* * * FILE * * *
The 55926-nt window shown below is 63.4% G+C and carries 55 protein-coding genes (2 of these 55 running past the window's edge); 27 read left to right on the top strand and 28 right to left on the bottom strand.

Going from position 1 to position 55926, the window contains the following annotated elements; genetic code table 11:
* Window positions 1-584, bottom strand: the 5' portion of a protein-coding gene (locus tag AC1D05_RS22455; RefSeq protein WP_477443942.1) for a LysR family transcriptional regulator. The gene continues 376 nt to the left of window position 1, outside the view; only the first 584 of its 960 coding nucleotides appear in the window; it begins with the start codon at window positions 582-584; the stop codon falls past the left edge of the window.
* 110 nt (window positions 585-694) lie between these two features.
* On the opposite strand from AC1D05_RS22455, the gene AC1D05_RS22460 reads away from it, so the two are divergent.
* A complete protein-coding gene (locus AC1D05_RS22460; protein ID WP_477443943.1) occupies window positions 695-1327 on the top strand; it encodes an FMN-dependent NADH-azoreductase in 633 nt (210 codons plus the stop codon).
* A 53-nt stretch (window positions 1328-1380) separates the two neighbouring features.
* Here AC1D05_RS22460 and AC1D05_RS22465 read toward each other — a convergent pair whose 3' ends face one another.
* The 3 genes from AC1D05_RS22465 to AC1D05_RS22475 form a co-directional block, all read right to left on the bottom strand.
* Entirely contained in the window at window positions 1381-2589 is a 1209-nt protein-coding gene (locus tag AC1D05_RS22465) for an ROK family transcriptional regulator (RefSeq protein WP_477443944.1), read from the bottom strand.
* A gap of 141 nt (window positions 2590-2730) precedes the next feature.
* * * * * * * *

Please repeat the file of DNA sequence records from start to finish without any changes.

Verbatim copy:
The 55926-nt window shown below is 63.4% G+C and carries 55 protein-coding genes (2 of these 55 running past the window's edge); 27 read left to right on the top strand and 28 right to left on the bottom strand.

Going from position 1 to position 55926, the window contains the following annotated elements; genetic code table 11:
* Window positions 1-584, bottom strand: the 5' portion of a protein-coding gene (locus tag AC1D05_RS22455; RefSeq protein WP_477443942.1) for a LysR family transcriptional regulator. The gene continues 376 nt to the left of window position 1, outside the view; only the first 584 of its 960 coding nucleotides appear in the window; it begins with the start codon at window positions 582-584; the stop codon falls past the left edge of the window.
* 110 nt (window positions 585-694) lie between these two features.
* On the opposite strand from AC1D05_RS22455, the gene AC1D05_RS22460 reads away from it, so the two are divergent.
* A complete protein-coding gene (locus AC1D05_RS22460; protein ID WP_477443943.1) occupies window positions 695-1327 on the top strand; it encodes an FMN-dependent NADH-azoreductase in 633 nt (210 codons plus the stop codon).
* A 53-nt stretch (window positions 1328-1380) separates the two neighbouring features.
* Here AC1D05_RS22460 and AC1D05_RS22465 read toward each other — a convergent pair whose 3' ends face one another.
* The 3 genes from AC1D05_RS22465 to AC1D05_RS22475 form a co-directional block, all read right to left on the bottom strand.
* Entirely contained in the window at window positions 1381-2589 is a 1209-nt protein-coding gene (locus tag AC1D05_RS22465) for an ROK family transcriptional regulator (RefSeq protein WP_477443944.1), read from the bottom strand.
* A gap of 141 nt (window positions 2590-2730) precedes the next feature.